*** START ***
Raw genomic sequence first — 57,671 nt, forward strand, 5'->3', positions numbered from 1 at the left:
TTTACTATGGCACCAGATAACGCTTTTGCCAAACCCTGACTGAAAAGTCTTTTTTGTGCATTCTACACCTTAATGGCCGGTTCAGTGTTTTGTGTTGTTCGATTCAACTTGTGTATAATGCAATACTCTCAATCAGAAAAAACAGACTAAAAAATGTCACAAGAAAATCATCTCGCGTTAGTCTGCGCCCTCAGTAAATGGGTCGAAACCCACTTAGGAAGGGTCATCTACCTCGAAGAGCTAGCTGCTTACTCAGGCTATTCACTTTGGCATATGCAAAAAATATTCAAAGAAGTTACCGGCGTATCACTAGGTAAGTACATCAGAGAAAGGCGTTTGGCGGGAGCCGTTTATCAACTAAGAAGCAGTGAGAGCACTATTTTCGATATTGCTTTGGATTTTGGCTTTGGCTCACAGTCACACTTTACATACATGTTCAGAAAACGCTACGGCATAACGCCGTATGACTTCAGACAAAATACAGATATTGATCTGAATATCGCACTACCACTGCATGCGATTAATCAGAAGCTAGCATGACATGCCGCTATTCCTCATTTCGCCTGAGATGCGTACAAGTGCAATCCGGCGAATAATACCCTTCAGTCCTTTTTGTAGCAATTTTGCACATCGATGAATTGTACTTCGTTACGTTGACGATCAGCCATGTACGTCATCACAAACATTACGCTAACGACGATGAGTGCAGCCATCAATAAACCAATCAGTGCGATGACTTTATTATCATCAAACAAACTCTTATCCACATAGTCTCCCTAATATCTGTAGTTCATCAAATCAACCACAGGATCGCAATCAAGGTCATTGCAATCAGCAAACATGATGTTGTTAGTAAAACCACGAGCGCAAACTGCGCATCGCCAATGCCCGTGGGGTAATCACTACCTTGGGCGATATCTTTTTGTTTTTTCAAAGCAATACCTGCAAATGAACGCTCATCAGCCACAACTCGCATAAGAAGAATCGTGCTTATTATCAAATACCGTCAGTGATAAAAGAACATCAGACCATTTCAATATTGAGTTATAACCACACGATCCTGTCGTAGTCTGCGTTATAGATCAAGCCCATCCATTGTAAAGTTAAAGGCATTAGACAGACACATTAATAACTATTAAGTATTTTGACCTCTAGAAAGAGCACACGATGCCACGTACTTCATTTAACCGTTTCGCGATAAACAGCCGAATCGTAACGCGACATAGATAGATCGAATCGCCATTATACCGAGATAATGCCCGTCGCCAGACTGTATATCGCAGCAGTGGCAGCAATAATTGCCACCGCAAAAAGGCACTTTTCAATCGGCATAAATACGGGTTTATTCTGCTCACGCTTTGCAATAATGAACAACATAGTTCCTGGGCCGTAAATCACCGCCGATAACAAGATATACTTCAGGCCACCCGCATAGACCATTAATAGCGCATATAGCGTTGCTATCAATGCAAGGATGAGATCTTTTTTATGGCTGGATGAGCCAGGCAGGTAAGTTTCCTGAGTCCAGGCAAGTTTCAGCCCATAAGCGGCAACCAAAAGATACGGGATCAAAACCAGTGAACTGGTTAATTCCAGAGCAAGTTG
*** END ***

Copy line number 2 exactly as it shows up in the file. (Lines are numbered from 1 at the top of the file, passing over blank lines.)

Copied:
TTTACTATGGCACCAGATAACGCTTTTGCCAAACCCTGACTGAAAAGTCTTTTTTGTGCATTCTACACCTTAATGGCCGGTTCAGTGTTTTGTGTTGTTCGATTCAACTTGTGTATAATGCAATACTCTCAATCAGAAAAAACAGACTAAAAAATGTCACAAGAAAATCATCTCGCGTTAGTCTGCGCCCTCAGTAAATGGGTCGAAACCCACTTAGGAAGGGTCATCTACCTCGAAGAGCTAGCTGCTTACTCAGGCTATTCACTTTGGCATATGCAAAAAATATTCAAAGAAGTTACCGGCGTATCACTAGGTAAGTACATCAGAGAAAGGCGTTTGGCGGGAGCCGTTTATCAACTAAGAAGCAGTGAGAGCACTATTTTCGATATTGCTTTGGATTTTGGCTTTGGCTCACAGTCACACTTTACATACATGTTCAGAAAACGCTACGGCATAACGCCGTATGACTTCAGACAAAATACAGATATTGATCTGAATATCGCACTACCACTGCATGCGATTAATCAGAAGCTAGCATGACATGCCGCTATTCCTCATTTCGCCTGAGATGCGTACAAGTGCAATCCGGCGAATAATACCCTTCAGTCCTTTTTGTAGCAATTTTGCACATCGATGAATTGTACTTCGTTACGTTGACGATCAGCCATGTACGTCATCACAAACATTACGCTAACGACGATGAGTGCAGCCATCAATAAACCAATCAGTGCGATGACTTTATTATCATCAAACAAACTCTTATCCACATAGTCTCCCTAATATCTGTAGTTCATCAAATCAACCACAGGATCGCAATCAAGGTCATTGCAATCAGCAAACATGATGTTGTTAGTAAAACCACGAGCGCAAACTGCGCATCGCCAATGCCCGTGGGGTAATCACTACCTTGGGCGATATCTTTTTGTTTTTTCAAAGCAATACCTGCAAATGAACGCTCATCAGCCACAACTCGCATAAGAAGAATCGTGCTTATTATCAAATACCGTCAGTGATAAAAGAACATCAGACCATTTCAATATTGAGTTATAACCACACGATCCTGTCGTAGTCTGCGTTATAGATCAAGCCCATCCATTGTAAAGTTAAAGGCATTAGACAGACACATTAATAACTATTAAGTATTTTGACCTCTAGAAAGAGCACACGATGCCACGTACTTCATTTAACCGTTTCGCGATAAACAGCCGAATCGTAACGCGACATAGATAGATCGAATCGCCATTATACCGAGATAATGCCCGTCGCCAGACTGTATATCGCAGCAGTGGCAGCAATAATTGCCACCGCAAAAAGGCACTTTTCAATCGGCATAAATACGGGTTTATTCTGCTCACGCTTTGCAATAATGAACAACATAGTTCCTGGGCCGTAAATCACCGCCGATAACAAGATATACTTCAGGCCACCCGCATAGACCATTAATAGCGCATATAGCGTTGCTATCAATGCAAGGATGAGATCTTTTTTATGGCTGGATGAGCCAGGCAGGTAAGTTTCCTGAGTCCAGGCAAGTTTCAGCCCATAAGCGGCAACCAAAAGATACGGGATCAAAACCAGTGAACTGGTTAATTCCAGAGCAAGTTG